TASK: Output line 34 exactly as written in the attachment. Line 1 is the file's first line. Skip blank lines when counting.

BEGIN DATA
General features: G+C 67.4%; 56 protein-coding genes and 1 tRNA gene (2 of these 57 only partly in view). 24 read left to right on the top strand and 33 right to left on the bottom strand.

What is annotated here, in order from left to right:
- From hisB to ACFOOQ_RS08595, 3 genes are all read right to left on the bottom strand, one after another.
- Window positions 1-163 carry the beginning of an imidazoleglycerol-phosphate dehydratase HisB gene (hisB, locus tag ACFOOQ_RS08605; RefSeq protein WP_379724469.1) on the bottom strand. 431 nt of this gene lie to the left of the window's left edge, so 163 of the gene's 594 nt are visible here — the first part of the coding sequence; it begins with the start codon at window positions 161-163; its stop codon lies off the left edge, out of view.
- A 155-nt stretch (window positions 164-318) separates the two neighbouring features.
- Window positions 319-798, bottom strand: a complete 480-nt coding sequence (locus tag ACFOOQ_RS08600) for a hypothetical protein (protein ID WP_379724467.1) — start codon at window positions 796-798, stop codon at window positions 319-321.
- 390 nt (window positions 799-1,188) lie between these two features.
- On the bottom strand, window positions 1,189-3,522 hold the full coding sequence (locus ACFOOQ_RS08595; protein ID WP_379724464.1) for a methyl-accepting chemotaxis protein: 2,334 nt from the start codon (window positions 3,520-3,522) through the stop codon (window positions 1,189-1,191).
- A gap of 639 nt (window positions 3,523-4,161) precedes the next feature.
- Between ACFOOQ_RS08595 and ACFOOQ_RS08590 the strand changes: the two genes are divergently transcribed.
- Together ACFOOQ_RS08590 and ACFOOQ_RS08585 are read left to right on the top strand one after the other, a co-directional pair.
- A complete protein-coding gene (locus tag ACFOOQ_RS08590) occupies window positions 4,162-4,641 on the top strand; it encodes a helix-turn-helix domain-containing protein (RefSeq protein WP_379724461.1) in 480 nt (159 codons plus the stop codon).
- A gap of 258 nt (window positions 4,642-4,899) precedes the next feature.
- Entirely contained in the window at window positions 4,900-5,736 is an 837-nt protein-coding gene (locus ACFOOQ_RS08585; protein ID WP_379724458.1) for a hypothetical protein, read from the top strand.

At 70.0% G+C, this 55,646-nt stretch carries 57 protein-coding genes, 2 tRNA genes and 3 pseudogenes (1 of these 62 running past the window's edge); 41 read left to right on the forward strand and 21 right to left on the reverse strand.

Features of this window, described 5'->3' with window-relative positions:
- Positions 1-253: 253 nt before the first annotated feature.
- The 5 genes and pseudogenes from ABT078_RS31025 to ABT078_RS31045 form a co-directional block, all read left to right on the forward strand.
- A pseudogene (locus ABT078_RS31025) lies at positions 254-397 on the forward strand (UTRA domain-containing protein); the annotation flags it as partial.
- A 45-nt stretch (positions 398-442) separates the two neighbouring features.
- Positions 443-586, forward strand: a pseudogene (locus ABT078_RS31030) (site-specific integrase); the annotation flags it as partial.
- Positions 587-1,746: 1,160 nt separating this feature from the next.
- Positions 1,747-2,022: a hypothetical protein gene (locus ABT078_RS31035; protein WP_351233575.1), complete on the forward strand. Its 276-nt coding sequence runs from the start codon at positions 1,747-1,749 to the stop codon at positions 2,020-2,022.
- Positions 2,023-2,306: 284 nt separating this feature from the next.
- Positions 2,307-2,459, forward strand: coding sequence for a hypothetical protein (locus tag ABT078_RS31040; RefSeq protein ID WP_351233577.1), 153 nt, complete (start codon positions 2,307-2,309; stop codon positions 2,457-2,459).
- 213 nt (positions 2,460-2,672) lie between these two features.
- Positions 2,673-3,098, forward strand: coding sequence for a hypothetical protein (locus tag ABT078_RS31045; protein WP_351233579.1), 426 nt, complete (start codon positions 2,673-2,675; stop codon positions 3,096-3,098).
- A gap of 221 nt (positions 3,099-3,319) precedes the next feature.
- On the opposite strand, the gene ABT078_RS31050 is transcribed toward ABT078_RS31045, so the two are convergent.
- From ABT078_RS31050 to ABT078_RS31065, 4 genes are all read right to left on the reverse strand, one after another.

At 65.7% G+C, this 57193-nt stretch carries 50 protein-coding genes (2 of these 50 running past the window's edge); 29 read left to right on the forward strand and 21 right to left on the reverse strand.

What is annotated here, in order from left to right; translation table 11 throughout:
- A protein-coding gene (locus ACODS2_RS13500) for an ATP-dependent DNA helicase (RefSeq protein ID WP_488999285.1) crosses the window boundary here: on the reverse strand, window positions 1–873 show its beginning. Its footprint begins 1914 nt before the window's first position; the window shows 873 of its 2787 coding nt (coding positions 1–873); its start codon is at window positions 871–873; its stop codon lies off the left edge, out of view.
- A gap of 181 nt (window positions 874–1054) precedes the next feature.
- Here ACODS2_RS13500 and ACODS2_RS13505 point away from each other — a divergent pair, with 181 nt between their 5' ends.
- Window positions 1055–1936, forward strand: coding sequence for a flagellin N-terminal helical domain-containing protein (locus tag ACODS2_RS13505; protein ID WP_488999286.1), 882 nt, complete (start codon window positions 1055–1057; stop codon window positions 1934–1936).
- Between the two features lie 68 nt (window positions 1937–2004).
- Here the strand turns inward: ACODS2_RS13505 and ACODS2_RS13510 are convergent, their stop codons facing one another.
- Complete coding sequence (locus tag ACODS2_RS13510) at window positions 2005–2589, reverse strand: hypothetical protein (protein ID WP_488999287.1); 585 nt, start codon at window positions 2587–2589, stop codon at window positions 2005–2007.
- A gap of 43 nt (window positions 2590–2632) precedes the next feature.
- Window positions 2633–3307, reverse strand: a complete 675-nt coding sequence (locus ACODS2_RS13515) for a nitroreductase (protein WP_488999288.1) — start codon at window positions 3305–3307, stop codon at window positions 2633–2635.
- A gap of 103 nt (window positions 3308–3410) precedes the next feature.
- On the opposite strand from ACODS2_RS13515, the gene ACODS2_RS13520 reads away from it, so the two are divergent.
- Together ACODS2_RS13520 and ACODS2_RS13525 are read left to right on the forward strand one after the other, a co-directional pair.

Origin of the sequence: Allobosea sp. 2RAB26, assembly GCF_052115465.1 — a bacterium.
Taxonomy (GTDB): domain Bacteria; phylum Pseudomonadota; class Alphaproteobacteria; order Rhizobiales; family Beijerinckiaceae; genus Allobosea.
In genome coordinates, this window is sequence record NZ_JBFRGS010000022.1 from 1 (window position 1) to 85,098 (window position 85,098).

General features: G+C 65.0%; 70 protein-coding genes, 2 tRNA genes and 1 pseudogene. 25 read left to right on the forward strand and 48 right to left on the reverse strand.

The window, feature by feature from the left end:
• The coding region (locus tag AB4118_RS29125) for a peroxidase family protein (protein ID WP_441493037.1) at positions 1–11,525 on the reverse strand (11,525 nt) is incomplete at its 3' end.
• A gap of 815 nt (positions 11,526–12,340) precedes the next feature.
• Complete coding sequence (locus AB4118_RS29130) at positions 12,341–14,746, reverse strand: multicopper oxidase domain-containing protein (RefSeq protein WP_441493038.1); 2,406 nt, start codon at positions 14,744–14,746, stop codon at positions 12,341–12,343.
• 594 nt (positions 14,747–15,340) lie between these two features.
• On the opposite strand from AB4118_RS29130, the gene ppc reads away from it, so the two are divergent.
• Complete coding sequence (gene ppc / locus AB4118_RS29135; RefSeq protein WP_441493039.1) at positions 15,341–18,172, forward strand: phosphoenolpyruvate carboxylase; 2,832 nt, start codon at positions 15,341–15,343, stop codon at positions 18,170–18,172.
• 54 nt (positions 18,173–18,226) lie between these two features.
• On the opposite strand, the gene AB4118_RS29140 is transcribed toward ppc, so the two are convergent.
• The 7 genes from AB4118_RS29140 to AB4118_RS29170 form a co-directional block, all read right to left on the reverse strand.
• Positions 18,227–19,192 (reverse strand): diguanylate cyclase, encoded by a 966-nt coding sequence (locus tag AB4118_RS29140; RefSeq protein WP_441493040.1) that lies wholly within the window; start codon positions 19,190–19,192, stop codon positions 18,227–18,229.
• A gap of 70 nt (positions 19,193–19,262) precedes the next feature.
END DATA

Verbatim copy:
- A gap of 181 nt (window positions 874–1054) precedes the next feature.